There’s an endless supply of retro gaming themed books being released these days, and it’s always refreshing to see a small selection of those books covering Nintendo, I can only imagine the fear of god they face from “Big N’s” legal talons in the protection of their I.P’s when they see people producing a book based on their consoles, software or its third-party software too. So with this in mind I’m sure Brett Weiss took this into consideration when beginning his work on the SNES Omnibus book, in this Volume one he explores the Super Nintendo’s American region released titles from A-M with a massively high page count of 450+ pages, just as a side note, for this review I will not be able to comment on paper quality and print quality as I received a digital version of the book for review, but I believe the book is quite big and thick, possibly justifying the higher than usual price tag of $50 / €42 / £37 at the online checkout.
So what’s it all about? Well there is a fantastic foreword by Bill Loguidice covering the technicalities of the system as well as well-informed insights about the SNES’s beginnings in the United States and he himself is the author of eight technology books and was a writer and producer of Gameplay: The Story of the Videogame Revolution, a feature film documentary on the history of video games. The book follows up with a Pre-face acknowledgment by the author Brett Weiss to inform the reader about who he is and what his history of video games is like etc, in others words a self-promoting page which I normally bypass to get straight to the content. The book there after jumps straight into the games where your greeted with four to five images, these are made up with box Art of the game, a photo of the game’s cartridge and screenshots of the game littering the page followed by what I feel was a basic break down of the game and info on the other formats it may have appeared on, looking simply like something just to add to the games word count.
One interesting addition that helps flesh out the game spreads within the book is the “Notable Quotable” concept, these are great as a reference about what was said about the game back in the day by video game journalists reviewing the game within your favourite video games magazine, they really are used to great effect in the SNES Omnibus book, but I also feel that these should have been only used for AAA titles, rather than for most games to just fill out the pages on the lesser popular or mediocre games. The book also adds another spin on content aspects with “Insiders Insights” here Brett has organised for inclusion of the book, You-Tubers, Game Reviewers, Video Game Bloggers and such like to contribute their personal perspective and memories of the games found inside the book, this is a great touch and adds additional depth to what has already been written. I did find some of the insider’s insights very touching, especially Catherine Despira’s insider for “Bugsy 2” dam near brought a tear to my eyes! Where other insights were simply perspectives of other formats of the some games (Adams Family, Test Drive 2: The Dual and Midway Arcade Classics) attempting to size up the SNES without actually playing that version! Which left me thinking why have them included if they don’t know the machine?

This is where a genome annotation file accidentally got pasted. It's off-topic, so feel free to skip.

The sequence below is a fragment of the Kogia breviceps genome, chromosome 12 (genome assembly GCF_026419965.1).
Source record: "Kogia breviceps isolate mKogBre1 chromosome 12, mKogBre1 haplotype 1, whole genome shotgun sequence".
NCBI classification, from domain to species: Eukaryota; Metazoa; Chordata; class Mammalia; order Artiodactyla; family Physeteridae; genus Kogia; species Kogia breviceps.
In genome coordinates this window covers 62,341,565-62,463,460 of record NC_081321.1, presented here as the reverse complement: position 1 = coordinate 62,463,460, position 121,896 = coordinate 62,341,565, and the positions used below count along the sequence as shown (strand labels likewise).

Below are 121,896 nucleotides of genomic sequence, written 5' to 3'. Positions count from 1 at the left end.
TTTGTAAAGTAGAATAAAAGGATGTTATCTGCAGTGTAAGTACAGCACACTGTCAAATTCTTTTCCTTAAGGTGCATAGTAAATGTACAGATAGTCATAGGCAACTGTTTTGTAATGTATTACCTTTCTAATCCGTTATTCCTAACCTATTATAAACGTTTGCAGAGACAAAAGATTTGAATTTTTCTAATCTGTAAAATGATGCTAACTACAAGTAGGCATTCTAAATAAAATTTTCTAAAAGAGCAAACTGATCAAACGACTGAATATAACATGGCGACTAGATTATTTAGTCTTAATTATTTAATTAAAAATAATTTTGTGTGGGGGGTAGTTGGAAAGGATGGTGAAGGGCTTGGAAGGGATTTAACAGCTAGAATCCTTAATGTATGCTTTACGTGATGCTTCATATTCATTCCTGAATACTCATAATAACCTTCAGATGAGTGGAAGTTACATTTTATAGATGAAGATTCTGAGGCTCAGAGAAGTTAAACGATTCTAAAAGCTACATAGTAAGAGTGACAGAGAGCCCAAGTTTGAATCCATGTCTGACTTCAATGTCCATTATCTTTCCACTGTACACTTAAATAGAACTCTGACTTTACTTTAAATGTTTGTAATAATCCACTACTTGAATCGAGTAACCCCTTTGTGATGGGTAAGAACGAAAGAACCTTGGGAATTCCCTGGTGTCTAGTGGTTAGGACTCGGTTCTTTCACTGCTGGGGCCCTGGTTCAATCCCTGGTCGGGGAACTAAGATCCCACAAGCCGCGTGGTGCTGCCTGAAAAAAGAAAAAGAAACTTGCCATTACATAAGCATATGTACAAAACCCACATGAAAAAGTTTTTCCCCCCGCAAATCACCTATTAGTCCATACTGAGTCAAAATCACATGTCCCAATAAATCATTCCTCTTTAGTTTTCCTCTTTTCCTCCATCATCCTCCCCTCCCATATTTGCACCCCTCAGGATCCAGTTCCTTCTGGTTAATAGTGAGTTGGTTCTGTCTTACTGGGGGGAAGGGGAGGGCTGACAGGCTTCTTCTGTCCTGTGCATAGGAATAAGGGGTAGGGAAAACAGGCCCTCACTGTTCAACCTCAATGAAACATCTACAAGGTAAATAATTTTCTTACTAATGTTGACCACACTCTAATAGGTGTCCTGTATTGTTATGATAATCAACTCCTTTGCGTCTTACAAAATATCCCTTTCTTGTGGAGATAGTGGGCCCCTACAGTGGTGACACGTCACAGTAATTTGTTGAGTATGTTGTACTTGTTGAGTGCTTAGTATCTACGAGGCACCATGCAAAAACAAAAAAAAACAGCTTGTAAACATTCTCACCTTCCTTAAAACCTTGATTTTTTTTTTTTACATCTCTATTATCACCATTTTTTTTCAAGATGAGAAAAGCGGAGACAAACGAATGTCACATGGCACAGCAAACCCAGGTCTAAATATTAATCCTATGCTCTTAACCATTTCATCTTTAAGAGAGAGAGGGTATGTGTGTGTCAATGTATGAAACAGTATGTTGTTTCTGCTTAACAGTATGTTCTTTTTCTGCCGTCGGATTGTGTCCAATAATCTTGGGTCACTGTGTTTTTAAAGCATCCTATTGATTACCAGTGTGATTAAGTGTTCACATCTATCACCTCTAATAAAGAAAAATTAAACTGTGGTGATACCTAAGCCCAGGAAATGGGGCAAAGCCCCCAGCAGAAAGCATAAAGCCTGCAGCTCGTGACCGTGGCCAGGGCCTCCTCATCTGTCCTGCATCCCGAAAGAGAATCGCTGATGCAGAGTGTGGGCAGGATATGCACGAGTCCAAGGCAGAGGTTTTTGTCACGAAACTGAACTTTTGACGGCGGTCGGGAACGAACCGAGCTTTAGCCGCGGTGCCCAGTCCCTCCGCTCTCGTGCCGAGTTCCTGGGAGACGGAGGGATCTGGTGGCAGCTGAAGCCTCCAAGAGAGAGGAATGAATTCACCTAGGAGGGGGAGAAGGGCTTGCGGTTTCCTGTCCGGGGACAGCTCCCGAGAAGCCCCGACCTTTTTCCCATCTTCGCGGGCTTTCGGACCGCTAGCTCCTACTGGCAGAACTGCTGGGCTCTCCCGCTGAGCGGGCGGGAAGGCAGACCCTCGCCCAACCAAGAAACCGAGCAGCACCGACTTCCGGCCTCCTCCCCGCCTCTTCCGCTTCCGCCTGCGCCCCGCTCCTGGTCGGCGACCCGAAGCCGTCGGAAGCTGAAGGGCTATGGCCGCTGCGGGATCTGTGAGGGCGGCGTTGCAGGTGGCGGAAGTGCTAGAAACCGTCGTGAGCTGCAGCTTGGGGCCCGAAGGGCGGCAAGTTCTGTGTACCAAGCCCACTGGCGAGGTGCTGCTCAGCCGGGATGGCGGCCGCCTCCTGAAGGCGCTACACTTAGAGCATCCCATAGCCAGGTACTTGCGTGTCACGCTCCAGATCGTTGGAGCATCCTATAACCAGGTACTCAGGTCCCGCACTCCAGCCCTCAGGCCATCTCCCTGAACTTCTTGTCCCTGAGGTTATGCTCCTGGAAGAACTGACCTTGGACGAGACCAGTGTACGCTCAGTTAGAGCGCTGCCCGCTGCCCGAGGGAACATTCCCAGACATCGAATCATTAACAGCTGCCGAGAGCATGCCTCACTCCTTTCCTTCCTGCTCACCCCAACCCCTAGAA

So what more can be said about the book, well, without a doubt it’s a must have book for those who loved the SNES like myself and a great addition to sit beside, if you own it, the Bitmap Book’s “SNES Compendium” book completing your lust for everything Super Nintendo, but, and yes there is always a but….for a book covering the Super Nintendo I feel the book deserves a lot more energetic flair to its design, which I found boring, screenshots of games misplaced throughout the book simply to fill space up and also to use postage stamp sized screenshots didn’t do the games justice in some places, but with the book been a full-sized publication this can probably be excused here. I did not like the tiny write ups by the author at times, it was simply what the game was, what other formats it came out on and lacked any personality to the description of the game, either leading to lack of insight of the games themselves he may have played or simply rushed for time restraints during production of this book, I can’t tell, but I do feel that the author was very sincere to the best of his ability in acknowledgement of the titles covered in the book. The insider’s insights where overall a fantastic touch and with that, the book is packed with them expanding the universe of knowledge of those that actually played and remembered them.
So with these pros and the cons done, is the book worth purchasing? I did enjoy a lot of the content of the book more than I didn’t so this is a saving grace here, I felt the design work of the book was very light and did not promote the games in the fashion a lot of them deserve, basic layout and format wins the day here, but the information within the book is very solid combining all aspects of the author’s research, insiders insights and notable quotable’s making the book a monarch of SNES goodness, I also liked the tiny snippets of trivia that was added too was a nice touch. So all in all the book is a solid piece of work and I would recommend the purchase for it if you can afford the asking price, but also note if you purchase from the author himself Brett Weiss you get additional extras for your purchase, like signed copies and you can receive a free retro gaming magazine in the process, so sounds like a cracking deal to me.
My rating based on all the above is a 7 out of 10 regardless of the having the physical version or digital version of the book. It’s a very good book, but could have been much better; let’s hope volume two will structure the content more effectively.
You can purchase the book HERE at Brett’s own website
It’s a solid book from a PDF point of view, recommended for all retro fans and SNES fans alike.